On appeal Byrd first claims that the district court abused its discretion by sentencing him to the statutory maximum penalty. But as we have repeatedly held, absent an error of law or misapplication of the guidelines, there is no appellate jurisdiction over a district court's choice of a sentence within an otherwise correct guideline range. E.g., United States v. Crucean, 241 F.3d 895, 898 (7th Cir. 2001); United States v. Ward, 211 F.3d 356, 367 (7th Cir. 2000); United States v. Hardy, 101 F.3d 1210, 1212 (7th Cir. 1996); United States v. Solis, 923 F.2d 548, 551-52 (7th Cir. 1991); see also 18 U.S.C. sec. 3742(a) (listing the circumstances in which a defendant may seek review of an otherwise final sentence, including if the sentence was imposed "in violation of law" or as a result of an incorrect application of the guidelines). Here, Byrd claims that his sentence was imposed "in violation of law" because "although within the guideline range, it awarded no credit for acceptance of responsibility." We disagree. The probation officer, in evaluating Byrd's offense level, included a two-level reduction for acceptance of responsibility, yielding a sentencing range of 6 to 12 months (down from 12 to 18 months). Byrd concedes that his guide line range was properly calculated and fails to give any reason why the district court's discretionary decision to sentence him at the top of that range was "in violation of law" within the meaning of 18 U.S.C. sec. 3742(a). Cf. United States v. Poff, 926 F.2d 588, 590 (7th Cir. 1991) (decision not to depart from the sentencing guidelines is reviewable on appeal if it results from a legal conclusion that the judge lacks authority to depart). We therefore lack jurisdiction to review his claim.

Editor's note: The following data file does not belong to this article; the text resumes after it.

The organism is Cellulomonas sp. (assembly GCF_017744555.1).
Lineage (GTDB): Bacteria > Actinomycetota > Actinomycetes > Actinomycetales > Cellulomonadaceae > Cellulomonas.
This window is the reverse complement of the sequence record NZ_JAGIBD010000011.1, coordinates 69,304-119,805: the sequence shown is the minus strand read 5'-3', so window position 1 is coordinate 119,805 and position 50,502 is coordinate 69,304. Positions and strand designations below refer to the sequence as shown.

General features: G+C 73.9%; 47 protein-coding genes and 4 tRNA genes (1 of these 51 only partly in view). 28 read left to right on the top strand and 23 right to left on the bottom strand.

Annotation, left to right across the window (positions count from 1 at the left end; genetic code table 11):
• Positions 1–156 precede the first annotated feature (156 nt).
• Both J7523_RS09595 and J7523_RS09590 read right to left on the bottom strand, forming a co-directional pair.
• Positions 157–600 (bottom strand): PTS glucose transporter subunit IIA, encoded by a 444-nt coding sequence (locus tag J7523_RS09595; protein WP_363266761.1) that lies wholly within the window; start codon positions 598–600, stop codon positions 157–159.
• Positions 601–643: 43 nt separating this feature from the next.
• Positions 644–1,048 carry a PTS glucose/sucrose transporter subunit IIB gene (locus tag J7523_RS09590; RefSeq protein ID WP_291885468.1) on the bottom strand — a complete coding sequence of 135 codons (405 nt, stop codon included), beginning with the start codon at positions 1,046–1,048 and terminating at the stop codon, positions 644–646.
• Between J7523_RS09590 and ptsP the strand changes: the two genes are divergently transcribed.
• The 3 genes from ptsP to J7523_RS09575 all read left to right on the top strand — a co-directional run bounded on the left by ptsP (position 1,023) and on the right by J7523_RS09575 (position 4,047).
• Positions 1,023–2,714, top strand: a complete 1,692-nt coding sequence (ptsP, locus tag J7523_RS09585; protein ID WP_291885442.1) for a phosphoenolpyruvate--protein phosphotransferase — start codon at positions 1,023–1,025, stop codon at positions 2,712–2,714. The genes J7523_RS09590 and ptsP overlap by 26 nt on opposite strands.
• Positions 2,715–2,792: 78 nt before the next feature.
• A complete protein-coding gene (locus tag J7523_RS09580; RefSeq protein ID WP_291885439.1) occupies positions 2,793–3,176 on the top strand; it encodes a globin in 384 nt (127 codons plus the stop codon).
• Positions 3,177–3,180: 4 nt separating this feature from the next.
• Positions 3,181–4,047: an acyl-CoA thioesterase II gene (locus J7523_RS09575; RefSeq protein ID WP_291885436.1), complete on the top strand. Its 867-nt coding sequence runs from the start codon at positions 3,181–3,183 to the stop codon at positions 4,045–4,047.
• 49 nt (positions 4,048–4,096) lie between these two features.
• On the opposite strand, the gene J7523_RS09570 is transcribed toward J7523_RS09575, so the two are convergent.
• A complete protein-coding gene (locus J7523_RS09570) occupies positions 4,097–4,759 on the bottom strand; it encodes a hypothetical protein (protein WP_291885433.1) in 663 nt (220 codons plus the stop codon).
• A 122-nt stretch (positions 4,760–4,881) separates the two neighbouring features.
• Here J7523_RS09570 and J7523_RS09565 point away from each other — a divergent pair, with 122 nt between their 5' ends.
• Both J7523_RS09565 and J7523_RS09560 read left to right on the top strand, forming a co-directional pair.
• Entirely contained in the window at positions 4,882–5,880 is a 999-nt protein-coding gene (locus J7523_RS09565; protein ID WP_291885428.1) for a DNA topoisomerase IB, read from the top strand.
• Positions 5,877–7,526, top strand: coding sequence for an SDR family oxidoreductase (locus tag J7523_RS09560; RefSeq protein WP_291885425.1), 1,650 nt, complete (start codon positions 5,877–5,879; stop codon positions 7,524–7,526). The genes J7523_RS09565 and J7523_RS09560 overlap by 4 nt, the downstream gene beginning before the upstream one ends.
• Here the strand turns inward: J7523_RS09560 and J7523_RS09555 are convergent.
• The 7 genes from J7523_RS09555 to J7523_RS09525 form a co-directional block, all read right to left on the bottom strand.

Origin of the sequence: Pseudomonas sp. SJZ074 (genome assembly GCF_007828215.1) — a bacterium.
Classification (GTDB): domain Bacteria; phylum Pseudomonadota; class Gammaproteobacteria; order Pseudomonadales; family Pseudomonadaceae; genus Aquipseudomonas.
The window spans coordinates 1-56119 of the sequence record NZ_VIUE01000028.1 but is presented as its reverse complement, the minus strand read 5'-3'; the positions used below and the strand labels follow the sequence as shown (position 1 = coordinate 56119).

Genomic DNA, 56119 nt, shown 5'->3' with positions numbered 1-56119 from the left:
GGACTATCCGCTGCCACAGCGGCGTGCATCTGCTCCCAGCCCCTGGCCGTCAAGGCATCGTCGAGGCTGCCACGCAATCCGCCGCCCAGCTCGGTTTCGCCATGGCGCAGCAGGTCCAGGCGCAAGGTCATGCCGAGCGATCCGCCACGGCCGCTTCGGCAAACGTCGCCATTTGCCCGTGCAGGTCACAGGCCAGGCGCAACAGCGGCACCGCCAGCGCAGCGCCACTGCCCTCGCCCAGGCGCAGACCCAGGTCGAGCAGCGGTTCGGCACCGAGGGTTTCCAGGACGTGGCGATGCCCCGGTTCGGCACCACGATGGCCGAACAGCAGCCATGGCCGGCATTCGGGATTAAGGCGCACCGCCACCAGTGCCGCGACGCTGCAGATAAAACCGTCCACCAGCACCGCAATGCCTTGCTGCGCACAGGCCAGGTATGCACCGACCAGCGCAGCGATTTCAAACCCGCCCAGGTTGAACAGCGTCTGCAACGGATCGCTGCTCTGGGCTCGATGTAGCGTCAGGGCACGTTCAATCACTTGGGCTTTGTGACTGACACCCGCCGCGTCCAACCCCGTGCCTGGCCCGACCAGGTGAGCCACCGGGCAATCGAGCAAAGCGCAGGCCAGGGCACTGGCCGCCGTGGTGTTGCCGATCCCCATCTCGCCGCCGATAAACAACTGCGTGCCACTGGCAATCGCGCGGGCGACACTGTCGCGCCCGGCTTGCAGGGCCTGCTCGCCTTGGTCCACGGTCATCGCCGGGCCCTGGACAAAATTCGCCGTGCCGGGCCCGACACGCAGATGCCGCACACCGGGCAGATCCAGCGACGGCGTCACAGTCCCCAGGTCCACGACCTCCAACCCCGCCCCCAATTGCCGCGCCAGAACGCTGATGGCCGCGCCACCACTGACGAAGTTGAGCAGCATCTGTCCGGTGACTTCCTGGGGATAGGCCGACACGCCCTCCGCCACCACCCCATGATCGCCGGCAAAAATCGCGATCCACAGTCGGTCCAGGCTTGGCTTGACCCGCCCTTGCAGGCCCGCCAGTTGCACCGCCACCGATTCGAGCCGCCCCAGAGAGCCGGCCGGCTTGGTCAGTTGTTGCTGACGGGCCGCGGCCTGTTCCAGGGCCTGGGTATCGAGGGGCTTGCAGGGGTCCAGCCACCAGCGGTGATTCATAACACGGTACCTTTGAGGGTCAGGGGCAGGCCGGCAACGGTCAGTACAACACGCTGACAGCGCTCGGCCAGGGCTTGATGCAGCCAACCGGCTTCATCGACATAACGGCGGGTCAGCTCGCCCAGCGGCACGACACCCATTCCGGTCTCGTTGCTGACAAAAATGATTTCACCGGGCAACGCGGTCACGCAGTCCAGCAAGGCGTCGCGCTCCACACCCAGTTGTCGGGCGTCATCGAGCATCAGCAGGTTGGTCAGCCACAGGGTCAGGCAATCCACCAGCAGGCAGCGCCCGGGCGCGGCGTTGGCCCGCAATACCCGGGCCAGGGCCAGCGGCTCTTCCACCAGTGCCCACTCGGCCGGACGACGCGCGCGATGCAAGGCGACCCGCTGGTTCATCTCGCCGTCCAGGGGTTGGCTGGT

Next, Byrd submits that although the government did not overtly violate the terms of the plea agreement (because it did agree with the two-level reduction for acceptance of responsibility), it breached the agreement in spirit by requesting a 12-month sentence. But the plea agreement does not bind the government to recommend a particular sentence within the guideline range and in fact specifically provides that "the United States has made no promises or guarantees regarding the sentence which will be recommended by the United States or imposed by the Court." The agreement further states that "[t]he United States reserves the right to make whatever comments it deems relevant to the sentencing process." In short, the agreement does not in any way restrict the government from recommending a sentence at the top of the guideline range, and so no breach occurred. See United States v. Scroggins, 965 F.2d 480, 483 (7th Cir. 1992) (government did not breach plea agreement by recommending an upward departure where the agreement did not bind it to recommend any specific sentence within the guideline range); United States v. Moore, 931 F.2d 245, 250 (4th Cir. 1991) (government's promise to refrain from recommending a specific sentence did not restrict the government from seeking a severe prison term).
Affirmed in part, Dismissed for want of jurisdiction in part.